It tickles us that Ivan and I are a unit in Simon's mind. We are NinaPapa, NinaPapa! We love that he asks to call us sometimes, and gets so excited when he sees us.

We are definitely prejudiced, but rightly so (in my humble opinion), and think our grandkids are the best! Cute, smart, funny... What's the phrase from The Prairie Home Companion? "...all the children are above average". Yep, that's our grands! Although we can't understand everything he says, Simon is speaking more and more clearly, and we get such a kick out of our conversations with him! We can tell from Betsy's videos that she's also going to be a very verbal young lady! And Adalyn definitely has some sort of future in music; the girl's got rhythm and she stops and listens whenever music is played -- and then starts dancing most of the time too.

In fact, now's a good time to share some of the cuteness, don't you think?
Simon playing in the snow for the first time!

Adalyn feeding her baby doll. So sweet!

Betsy expressing how she feels about photo shoots :) 

One of those sweet (but rare) sibling moments. 

I finally put away our nativity set, the one and only holiday decoration we used this time. Unlike a Christmas tree, it was so small and unobtrusive that we sort of forgot it was even there. But periodically I do dust that shelf over the bed, and decided that was a good time to put the nativity away.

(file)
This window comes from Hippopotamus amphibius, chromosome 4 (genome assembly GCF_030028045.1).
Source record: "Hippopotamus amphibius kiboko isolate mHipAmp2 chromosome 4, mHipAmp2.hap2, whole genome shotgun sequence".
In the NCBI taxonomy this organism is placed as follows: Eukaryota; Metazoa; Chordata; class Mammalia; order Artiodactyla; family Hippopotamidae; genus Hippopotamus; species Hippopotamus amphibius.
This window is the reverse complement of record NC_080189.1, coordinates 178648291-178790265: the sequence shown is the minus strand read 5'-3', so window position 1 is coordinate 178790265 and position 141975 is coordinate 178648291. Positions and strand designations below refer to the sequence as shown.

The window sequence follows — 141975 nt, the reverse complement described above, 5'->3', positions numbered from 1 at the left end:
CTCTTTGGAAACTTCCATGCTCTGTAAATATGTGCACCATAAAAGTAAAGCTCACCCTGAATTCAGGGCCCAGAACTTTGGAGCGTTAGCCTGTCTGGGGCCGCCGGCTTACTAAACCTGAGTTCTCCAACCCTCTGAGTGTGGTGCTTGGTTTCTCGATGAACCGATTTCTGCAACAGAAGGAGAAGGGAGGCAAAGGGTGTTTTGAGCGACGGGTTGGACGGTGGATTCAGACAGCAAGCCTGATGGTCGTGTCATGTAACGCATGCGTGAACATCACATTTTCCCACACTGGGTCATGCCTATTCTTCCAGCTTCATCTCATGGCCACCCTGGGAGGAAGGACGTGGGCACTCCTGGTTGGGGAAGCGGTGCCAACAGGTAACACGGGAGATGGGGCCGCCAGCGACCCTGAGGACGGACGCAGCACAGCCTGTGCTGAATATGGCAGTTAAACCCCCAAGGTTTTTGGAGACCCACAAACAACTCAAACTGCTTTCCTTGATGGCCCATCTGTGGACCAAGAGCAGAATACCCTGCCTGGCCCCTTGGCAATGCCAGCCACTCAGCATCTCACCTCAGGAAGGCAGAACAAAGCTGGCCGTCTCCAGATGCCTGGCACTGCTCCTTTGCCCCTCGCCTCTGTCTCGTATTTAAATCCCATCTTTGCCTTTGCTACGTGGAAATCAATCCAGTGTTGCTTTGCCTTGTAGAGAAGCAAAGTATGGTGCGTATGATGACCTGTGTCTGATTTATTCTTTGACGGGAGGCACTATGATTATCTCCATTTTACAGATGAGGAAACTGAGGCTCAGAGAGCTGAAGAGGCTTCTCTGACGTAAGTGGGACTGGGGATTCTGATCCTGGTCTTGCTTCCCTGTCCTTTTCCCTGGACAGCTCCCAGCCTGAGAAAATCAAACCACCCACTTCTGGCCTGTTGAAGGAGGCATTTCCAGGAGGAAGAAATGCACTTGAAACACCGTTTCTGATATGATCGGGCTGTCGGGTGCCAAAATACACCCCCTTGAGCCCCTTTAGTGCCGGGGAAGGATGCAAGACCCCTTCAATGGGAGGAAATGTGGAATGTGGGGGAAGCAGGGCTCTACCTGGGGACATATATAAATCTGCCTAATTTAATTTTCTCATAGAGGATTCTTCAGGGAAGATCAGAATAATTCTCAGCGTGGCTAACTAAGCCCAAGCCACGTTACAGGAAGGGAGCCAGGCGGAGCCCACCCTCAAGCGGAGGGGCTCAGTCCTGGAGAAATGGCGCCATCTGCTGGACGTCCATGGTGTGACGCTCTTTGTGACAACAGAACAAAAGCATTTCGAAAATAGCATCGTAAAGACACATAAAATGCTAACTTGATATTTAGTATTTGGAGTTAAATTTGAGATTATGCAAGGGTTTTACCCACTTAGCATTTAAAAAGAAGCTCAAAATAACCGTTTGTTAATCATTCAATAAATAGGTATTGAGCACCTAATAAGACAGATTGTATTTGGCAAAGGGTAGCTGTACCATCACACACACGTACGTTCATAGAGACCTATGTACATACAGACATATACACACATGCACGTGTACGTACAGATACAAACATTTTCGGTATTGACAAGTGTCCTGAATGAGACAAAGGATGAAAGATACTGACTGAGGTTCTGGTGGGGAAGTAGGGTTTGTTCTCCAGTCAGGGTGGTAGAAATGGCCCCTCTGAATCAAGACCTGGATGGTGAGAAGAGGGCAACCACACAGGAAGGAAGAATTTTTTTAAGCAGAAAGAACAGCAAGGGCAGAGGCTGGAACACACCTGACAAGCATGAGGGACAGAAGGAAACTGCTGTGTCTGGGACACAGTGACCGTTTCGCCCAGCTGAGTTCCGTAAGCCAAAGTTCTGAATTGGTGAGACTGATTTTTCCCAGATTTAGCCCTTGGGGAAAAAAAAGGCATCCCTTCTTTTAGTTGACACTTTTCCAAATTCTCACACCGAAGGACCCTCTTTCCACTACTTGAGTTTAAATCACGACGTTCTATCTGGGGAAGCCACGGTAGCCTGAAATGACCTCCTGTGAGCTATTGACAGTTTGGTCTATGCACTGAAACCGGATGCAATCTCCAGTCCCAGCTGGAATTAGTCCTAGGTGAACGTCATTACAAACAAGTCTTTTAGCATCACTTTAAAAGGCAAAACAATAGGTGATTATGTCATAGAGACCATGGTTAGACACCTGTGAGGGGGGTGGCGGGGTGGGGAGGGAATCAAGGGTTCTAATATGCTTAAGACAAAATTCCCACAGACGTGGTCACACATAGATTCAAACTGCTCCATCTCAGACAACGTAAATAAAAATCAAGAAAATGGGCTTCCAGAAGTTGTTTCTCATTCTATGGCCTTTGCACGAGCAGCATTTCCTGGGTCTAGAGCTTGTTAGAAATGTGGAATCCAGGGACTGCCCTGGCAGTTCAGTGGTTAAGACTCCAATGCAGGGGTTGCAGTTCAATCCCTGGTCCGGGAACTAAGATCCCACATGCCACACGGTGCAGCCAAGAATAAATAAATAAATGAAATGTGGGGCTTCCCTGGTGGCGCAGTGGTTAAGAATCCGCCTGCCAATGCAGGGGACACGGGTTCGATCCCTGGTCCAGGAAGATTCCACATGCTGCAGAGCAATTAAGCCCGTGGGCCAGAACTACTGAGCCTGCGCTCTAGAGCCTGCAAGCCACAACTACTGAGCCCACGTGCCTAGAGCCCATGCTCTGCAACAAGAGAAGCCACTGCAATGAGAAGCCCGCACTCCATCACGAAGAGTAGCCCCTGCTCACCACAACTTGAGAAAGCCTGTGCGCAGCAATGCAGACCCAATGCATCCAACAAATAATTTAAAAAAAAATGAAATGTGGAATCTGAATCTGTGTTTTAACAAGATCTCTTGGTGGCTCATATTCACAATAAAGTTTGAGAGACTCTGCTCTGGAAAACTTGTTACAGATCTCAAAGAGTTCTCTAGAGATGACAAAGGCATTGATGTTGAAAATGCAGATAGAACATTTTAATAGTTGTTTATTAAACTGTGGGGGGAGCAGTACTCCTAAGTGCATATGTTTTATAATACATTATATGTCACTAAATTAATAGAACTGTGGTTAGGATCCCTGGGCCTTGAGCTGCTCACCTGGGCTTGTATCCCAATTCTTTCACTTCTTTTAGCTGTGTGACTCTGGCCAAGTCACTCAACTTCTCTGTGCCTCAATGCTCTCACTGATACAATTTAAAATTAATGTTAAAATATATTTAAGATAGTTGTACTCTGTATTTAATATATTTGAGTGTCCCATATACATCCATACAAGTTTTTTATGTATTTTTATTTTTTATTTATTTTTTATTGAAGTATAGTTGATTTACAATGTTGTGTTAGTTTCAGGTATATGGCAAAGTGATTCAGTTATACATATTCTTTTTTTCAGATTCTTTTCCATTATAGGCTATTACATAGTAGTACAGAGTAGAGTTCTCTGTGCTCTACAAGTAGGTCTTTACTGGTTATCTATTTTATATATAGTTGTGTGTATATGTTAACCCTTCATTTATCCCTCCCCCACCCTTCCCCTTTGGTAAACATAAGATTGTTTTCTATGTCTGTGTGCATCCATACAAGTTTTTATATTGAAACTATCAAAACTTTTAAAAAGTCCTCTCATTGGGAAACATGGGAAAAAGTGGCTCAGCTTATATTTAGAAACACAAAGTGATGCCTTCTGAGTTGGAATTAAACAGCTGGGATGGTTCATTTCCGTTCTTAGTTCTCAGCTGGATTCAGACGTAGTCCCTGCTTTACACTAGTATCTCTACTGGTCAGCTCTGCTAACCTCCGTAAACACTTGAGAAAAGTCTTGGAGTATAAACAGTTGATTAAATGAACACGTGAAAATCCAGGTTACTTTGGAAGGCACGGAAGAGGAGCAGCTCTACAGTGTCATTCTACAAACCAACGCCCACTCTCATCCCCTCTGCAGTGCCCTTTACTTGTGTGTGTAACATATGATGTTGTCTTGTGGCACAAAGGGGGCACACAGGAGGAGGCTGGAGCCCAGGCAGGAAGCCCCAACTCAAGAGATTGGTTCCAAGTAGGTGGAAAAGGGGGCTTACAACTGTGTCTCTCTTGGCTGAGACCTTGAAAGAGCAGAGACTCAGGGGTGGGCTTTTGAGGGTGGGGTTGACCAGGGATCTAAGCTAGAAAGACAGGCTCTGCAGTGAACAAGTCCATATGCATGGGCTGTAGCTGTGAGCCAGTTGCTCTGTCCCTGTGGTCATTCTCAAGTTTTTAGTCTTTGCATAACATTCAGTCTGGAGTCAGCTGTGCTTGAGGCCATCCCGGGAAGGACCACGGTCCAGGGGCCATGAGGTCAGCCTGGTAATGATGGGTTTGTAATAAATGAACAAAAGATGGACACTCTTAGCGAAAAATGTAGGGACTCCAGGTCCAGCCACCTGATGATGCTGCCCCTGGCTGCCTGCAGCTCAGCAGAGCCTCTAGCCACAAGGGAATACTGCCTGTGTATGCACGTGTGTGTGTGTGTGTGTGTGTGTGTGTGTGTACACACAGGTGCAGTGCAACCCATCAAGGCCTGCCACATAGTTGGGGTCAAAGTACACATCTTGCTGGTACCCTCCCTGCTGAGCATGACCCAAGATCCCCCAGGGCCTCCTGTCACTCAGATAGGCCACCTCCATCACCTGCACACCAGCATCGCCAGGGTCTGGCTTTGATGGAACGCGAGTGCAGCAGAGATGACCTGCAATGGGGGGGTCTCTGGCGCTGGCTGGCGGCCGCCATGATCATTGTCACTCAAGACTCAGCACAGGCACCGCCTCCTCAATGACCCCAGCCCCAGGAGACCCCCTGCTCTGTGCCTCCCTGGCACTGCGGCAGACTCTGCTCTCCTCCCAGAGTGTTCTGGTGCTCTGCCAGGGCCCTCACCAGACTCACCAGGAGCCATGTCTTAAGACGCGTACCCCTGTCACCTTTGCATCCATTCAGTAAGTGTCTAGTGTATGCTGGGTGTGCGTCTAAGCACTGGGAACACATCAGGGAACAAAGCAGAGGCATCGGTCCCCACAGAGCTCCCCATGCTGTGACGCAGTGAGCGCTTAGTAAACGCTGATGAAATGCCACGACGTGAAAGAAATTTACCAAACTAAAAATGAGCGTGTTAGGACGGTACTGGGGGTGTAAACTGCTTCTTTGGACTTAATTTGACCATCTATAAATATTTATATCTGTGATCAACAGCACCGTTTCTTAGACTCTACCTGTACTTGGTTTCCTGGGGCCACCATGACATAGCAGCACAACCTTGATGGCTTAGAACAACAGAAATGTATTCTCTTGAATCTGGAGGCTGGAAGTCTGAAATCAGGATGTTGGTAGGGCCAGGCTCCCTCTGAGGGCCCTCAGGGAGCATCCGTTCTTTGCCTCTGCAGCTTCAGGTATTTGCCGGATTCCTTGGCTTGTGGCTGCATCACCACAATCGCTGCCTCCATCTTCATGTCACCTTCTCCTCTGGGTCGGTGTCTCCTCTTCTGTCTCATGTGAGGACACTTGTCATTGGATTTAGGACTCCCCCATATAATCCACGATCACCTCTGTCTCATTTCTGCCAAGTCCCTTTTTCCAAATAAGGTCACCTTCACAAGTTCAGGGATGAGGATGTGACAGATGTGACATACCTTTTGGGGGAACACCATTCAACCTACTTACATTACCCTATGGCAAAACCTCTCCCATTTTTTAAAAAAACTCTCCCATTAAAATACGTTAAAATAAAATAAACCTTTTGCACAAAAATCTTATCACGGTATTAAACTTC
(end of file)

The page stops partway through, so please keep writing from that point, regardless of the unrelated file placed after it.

Currently Ivan and I are reading "The Listening Life: Embracing Attentiveness in a World of Distraction" by Adam McHugh. It's very good so far, but we haven't had much time to read together lately. It's one of those things we have to be very intentional about, and some weeks are just too crowded with other things. But we are enjoying it.

In our last prayer update we asked for recommendations for books to read, and received quite a few suggestions. I have a growing list on my amazon wish list. Which I finally took the time to divide into categories covering fiction, non-fiction, creative pursuits (sewing, quilting, creating), and gift ideas. So many books, so little time!

Last year I made the decision that we'd get books for the grandkids' birthdays. I'm so happy that Simon and Adalyn already show such an interest in books! And my hope is Betsy will follow suit. Anyway, when I see or hear about a particularly good book, I throw that in the gifts for grandkids category, which makes it easier when it's time to actually place an order. Grandparenting from overseas carries a few challenges.